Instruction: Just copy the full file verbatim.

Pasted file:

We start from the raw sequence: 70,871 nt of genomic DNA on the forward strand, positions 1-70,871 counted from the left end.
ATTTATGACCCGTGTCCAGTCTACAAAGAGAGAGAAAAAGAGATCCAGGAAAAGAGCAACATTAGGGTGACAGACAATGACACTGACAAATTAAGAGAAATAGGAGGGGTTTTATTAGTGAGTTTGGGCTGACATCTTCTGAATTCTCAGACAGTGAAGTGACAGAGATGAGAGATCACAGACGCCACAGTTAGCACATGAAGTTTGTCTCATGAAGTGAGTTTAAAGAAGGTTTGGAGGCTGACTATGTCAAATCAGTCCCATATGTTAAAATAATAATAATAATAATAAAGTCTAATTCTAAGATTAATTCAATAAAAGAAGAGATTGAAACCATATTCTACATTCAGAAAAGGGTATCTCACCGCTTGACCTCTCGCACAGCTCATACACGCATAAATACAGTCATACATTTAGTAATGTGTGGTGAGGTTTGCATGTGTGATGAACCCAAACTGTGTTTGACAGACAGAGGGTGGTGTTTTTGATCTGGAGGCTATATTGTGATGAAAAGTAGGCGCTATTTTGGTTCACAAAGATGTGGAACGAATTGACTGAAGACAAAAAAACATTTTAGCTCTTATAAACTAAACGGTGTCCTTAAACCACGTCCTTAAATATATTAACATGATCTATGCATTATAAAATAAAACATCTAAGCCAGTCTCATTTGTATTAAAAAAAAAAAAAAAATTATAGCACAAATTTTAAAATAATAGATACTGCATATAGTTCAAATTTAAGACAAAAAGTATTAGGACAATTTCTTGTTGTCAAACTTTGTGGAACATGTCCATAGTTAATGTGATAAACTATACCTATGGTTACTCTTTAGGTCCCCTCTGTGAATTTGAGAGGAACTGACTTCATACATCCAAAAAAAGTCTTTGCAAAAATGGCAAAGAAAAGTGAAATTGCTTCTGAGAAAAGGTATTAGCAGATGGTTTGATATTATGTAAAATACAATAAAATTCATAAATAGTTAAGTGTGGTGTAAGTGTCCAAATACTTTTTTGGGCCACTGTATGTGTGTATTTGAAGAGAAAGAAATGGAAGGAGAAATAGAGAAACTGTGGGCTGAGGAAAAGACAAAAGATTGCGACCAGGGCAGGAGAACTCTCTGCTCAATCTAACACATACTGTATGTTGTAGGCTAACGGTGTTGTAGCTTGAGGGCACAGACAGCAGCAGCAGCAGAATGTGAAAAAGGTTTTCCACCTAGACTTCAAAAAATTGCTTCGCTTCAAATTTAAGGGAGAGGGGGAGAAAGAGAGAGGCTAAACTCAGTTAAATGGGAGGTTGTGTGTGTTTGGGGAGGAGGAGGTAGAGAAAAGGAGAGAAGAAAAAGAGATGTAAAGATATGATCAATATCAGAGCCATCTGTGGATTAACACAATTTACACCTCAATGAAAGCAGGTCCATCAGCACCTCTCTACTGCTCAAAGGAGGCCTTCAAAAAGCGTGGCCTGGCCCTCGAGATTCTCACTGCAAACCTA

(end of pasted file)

We start from the raw sequence: 70,871 nt of genomic DNA on the forward strand, positions 1-70,871 counted from the left end.
ATTTATGACCCGTGTCCAGTCTACAAAGAGAGAGAAAAAGAGATCCAGGAAAAGAGCAACATTAGGGTGACAGACAATGACACTGACAAATTAAGAGAAATAGGAGGGGTTTTATTAGTGAGTTTGGGCTGACATCTTCTGAATTCTCAGACAGTGAAGTGACAGAGATGAGAGATCACAGACGCCACAGTTAGCACATGAAGTTTGTCTCATGAAGTGAGTTTAAAGAAGGTTTGGAGGCTGACTATGTCAAATCAGTCCCATATGTTAAAATAATAATAATAATAATAAAGTCTAATTCTAAGATTAATTCAATAAAAGAAGAGATTGAAACCATATTCTACATTCAGAAAAGGGTATCTCACCGCTTGACCTCTCGCACAGCTCATACACGCATAAATACAGTCATACATTTAGTAATGTGTGGTGAGGTTTGCATGTGTGATGAACCCAAACTGTGTTTGACAGACAGAGGGTGGTGTTTTTGATCTGGAGGCTATATTGTGATGAAAAGTAGGCGCTATTTTGGTTCACAAAGATGTGGAACGAATTGACTGAAGACAAAAAAACATTTTAGCTCTTATAAACTAAACGGTGTCCTTAAACCACGTCCTTAAATATATTAACATGATCTATGCATTATAAAATAAAACATCTAAGCCAGTCTCATTTGTATTAAAAAAAAAAAAAAAATTATAGCACAAATTTTAAAATAATAGATACTGCATATAGTTCAAATTTAAGACAAAAAGTATTAGGACAATTTCTTGTTGTCAAACTTTGTGGAACATGTCCATAGTTAATGTGATAAACTATACCTATGGTTACTCTTTAGGTCCCCTCTGTGAATTTGAGAGGAACTGACTTCATACATCCAAAAAAAGTCTTTGCAAAAATGGCAAAGAAAAGTGAAATTGCTTCTGAGAAAAGGTATTAGCAGATGGTTTGATATTATGTAAAATACAATAAAATTCATAAATAGTTAAGTGTGGTGTAAGTGTCCAAATACTTTTTTGGGCCACTGTATGTGTGTATTTGAAGAGAAAGAAATGGAAGGAGAAATAGAGAAACTGTGGGCTGAGGAAAAGACAAAAGATTGCGACCAGGGCAGGAGAACTCTCTGCTCAATCTAACACATACTGTATGTTGTAGGCTAACGGTGTTGTAGCTTGAGGGCACAGACAGCAGCAGCAGCAGAATGTGAAAAAGGTTTTCCACCTAGACTTCAAAAAATTGCTTCGCTTCAAATTTAAGGGAGAGGGGGAGAAAGAGAGAGGCTAAACTCAGTTAAATGGGAGGTTGTGTGTGTTTGGGGAGGAGGAGGTAGAGAAAAGGAGAGAAGAAAAAGAGATGTAAAGATATGATCAATATCAGAGCCATCTGTGGATTAACACAATTTACACCTCAATGAAAGCAGGTCCATCAGCACCTCTCTACTGCTCAAAGGAGGCCTTCAAAAAGCGTGGCCTGGCCCTCGAGATTCTCACTGCAAACCTA